Since he despises weakness lock, stock and barrel, the Prince may be expected to in general be unable to forgive those who in some way have wronged him but who, in some point in time, have a change of heart and, in a state of remorse, proceed to humbly request his pardon; a patent gesture of weakness, in the eyes of the Prince. The only possible exception I can think of for the Prince to welcome offers of regret, however, is if his acts of absolution put him in a favorable and therefore exploitable public light; this could happen, for example, when such generous exercises of amnesty are accompanied by all the magnificence and pomp the Prince can bring to bear to make certain that everyone under his rule is reinforced in the impression that they have the special fortune of serving a most benevolent and magnanimous ruler. Since the main object is to impress his people, however, one cannot help but place doubt in the sincerity of the Prince when he extends his grace and mercy in such spectacular and self-profiting fashion.
Being therefore, on the whole, fiercely hostile to compassion, the Prince automatically forgoes on the unconditional expectation of himself receiving gentle approaches from those who can afford to not having to stoop to grovel at his feet upon entering his presence, those dignitaries who have the luxury of being able to face the Prince more-or-less as a peer. Together with Machiavelli’s heavily advertised need to devote himself virtually exclusively to the art of war, and therefore wholly embrace a sincerely belligerent attitude, the Prince is sure to move in a very harsh and unforgiving political climate and will likely never quite be a stranger to abundances of psychic stress and tension. As long as he clings to his images, as long as he is idolatry-dependent, as long as he remains on the road of rule and commits himself to don the mask of power, he will never be denied freedom from psychic suffering.
And so it is that the Prince is bound to keep on suffering, although he must choose to stay oblivious to the real cause of his suffering for fear of having to recognize his own weaknesses and defectiveness of character, his kryptonite. Grounded in his inability to reconcile himself with his unavoidably shame-burdened and guilt-ridden shadow, the inner core of his being that he abandoned as a child in hatred and contempt, the Prince seeks, ultimately in vain, to relieve himself of his stressful, fear-based suffering by seeking to make his minions, subjects and, most favorably: enemies suffer. By virtue of his power, the psychic toxicity that issues from the Prince may affect not just his whole realm but may resonate, in principle, across the world.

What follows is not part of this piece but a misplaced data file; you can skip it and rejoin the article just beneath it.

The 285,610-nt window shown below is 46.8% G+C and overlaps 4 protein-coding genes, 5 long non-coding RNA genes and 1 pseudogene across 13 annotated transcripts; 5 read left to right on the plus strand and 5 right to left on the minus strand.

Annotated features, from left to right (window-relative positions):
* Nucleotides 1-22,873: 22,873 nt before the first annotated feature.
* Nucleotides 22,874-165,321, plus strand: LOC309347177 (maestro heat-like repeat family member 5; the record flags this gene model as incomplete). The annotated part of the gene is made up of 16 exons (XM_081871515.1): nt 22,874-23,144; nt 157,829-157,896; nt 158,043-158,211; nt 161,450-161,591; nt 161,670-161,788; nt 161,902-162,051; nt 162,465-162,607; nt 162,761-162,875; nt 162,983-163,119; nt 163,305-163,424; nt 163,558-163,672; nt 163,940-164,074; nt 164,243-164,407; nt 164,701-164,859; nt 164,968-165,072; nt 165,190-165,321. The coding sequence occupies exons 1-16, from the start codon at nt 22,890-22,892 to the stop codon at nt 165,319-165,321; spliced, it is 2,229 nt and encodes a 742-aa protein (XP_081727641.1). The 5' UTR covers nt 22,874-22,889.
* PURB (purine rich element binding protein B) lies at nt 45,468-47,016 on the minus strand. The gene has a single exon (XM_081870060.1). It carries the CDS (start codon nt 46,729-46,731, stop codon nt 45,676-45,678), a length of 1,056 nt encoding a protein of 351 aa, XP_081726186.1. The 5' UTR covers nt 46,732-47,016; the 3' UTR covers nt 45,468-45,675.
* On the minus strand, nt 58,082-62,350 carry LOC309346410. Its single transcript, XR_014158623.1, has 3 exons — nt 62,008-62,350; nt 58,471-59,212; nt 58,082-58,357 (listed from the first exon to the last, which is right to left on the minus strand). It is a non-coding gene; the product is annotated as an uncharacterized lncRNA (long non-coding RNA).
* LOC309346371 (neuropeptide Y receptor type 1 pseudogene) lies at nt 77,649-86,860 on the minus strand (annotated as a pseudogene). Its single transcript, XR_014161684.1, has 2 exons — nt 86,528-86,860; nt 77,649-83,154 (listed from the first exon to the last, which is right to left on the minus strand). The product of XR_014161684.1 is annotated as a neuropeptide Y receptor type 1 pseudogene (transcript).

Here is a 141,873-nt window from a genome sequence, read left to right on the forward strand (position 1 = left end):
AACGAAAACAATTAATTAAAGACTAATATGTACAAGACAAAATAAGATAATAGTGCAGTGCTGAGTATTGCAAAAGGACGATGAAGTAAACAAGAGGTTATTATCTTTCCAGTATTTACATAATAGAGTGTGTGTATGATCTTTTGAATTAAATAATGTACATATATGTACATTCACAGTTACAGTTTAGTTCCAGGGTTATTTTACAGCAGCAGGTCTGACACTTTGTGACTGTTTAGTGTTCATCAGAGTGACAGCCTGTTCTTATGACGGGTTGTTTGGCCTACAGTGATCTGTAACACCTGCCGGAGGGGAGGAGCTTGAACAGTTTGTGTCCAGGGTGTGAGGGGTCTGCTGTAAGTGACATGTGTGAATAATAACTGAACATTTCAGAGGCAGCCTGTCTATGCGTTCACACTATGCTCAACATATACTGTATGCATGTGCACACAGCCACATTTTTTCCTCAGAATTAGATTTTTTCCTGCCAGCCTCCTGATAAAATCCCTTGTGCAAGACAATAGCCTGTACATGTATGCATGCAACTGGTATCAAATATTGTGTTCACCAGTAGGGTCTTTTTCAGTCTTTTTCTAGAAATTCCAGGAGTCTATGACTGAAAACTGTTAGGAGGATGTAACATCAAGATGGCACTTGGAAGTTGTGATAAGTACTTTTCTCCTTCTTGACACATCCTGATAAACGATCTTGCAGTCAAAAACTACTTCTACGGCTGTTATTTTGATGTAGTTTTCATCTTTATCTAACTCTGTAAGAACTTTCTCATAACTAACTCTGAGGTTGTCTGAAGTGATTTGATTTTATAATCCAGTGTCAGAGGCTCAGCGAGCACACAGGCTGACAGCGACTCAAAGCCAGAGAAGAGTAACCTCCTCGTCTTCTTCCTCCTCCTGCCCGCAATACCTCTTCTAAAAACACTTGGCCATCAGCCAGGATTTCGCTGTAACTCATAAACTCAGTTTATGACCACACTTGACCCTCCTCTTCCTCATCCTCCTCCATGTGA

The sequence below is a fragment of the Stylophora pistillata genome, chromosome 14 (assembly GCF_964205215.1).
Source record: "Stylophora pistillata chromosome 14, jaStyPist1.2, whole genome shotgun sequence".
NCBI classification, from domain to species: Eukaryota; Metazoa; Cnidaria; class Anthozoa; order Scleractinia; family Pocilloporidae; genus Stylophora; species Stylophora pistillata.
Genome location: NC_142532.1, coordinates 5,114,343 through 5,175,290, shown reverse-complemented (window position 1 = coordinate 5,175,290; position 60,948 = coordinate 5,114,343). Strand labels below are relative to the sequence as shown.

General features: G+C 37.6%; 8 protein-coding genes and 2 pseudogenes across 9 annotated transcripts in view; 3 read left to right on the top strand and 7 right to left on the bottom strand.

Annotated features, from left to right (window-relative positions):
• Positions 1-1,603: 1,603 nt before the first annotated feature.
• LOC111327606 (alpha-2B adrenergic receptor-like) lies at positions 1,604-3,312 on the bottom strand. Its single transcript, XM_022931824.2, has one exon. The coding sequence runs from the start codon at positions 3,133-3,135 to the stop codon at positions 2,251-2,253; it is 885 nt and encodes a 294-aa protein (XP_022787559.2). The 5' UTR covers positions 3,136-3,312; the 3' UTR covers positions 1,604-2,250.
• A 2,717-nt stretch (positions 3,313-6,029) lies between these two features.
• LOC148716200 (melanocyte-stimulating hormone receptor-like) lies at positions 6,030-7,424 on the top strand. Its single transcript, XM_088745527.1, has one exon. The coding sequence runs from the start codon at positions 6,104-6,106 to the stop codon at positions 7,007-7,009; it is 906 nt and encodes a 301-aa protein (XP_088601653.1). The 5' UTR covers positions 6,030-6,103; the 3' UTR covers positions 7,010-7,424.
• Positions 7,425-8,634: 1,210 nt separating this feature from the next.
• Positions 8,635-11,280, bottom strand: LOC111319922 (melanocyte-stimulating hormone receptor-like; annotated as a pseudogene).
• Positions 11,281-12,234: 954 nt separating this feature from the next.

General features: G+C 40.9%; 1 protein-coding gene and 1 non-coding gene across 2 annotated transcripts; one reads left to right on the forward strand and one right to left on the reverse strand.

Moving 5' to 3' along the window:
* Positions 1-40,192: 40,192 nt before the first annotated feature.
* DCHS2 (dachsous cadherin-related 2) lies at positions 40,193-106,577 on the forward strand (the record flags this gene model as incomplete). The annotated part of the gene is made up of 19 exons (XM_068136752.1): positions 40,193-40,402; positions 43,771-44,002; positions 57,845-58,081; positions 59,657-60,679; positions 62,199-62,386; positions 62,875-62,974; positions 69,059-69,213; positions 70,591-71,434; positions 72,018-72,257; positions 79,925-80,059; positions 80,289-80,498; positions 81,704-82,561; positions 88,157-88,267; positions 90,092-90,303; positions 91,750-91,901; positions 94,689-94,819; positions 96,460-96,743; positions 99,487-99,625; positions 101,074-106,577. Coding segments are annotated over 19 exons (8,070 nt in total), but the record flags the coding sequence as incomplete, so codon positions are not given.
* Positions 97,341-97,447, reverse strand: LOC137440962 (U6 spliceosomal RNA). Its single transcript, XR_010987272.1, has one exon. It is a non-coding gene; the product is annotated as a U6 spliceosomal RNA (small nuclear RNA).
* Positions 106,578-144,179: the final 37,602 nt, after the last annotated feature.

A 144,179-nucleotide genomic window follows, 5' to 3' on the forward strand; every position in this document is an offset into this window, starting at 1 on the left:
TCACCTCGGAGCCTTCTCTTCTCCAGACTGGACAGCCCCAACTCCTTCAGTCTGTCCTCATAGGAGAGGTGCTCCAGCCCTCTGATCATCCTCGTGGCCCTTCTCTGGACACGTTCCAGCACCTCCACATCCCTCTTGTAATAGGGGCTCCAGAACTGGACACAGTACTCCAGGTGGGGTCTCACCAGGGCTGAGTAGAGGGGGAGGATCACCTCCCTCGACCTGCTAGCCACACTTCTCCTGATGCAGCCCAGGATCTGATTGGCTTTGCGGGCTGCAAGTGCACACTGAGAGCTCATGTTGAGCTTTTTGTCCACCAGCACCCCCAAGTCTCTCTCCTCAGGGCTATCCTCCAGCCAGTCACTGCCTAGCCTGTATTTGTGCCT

Love is Nothing, Fear is Everything
With so much toxicity radiating out from the warlike Machiavellian Prince of Darkness and the reasonable expectation that a good deal will be returned to him, it is obvious that his underlying attitude is not what one would expect were he to be an adept at professing effective self-love. Notwithstanding the possibility that he may have an affectionate regard for his self-image, which at any rate is only an intangible mental abstraction, he may be considered to be all but a complete stranger to both love for his fellow human being and love for his own person. And this notion is perfectly consistent with the teachings contained in The Prince when Machiavelli encourages the Prince to place little stock in love (Ch.XVII), whether it concerns the love his subjects have for him or the love he has for his subjects. Machiavelli in fact glorifies rule by fear while he distrusts and rejects love for being too fragile to rely on as tool of power.
He blatantly ignores the possibility that man is more than a purely selfish and socially-isolated creature who has bonds with no-one when he writes in Chapter III:
“And let it here be noted that men are either to be kindly treated, or utterly crushed, since they can revenge lighter injuries, but not graver. Wherefore the injury we do to a man should be of a sort to leave no fear of reprisals.”
In the real world, however, every person normally is thoroughly meshed in a social network of loved ones, friends and other people who care for them. And by killing a person, or even by slaughtering an entire family or tribe, one may still expect a desire for revenge from all those who were not killed but were connected to the slain ones by affective bonds of one kind or another; especially in modern times, facilitated by telecommunication systems enabling people to become instantly connected with each-other in combination with the globally distributed do-it-yourself media facility known as the Internet, the expectation of no reprisals is too unrealistic to ever deserve guarantee.
Indeed, the blow-back from the heinous American drone bombing campaigns perfectly serve to illustrate this point. As these unmanned remote-controlled spewers of death and destruction send shock-waves of terror across the middle- and far east, it is precisely such campaigns which function as indirect yet fertile recruitment grounds, cynically enough, for the one thing they on paper are supposed to combat: terrorism. Those who henceforth choose to become “terrorists” may be driven to do so not so much out of purely religiously inspired motives, although that is possible, but simply rather as a way of fighting back–to protect their besieged lands against an overwhelming external enemy as well as avenge slain loved ones. Admissions such as, “Drones have replaced Guantánamo as the recruiting tool of choice for militants”, reported in an article by the New York Times in 2012, come hence as no surprise.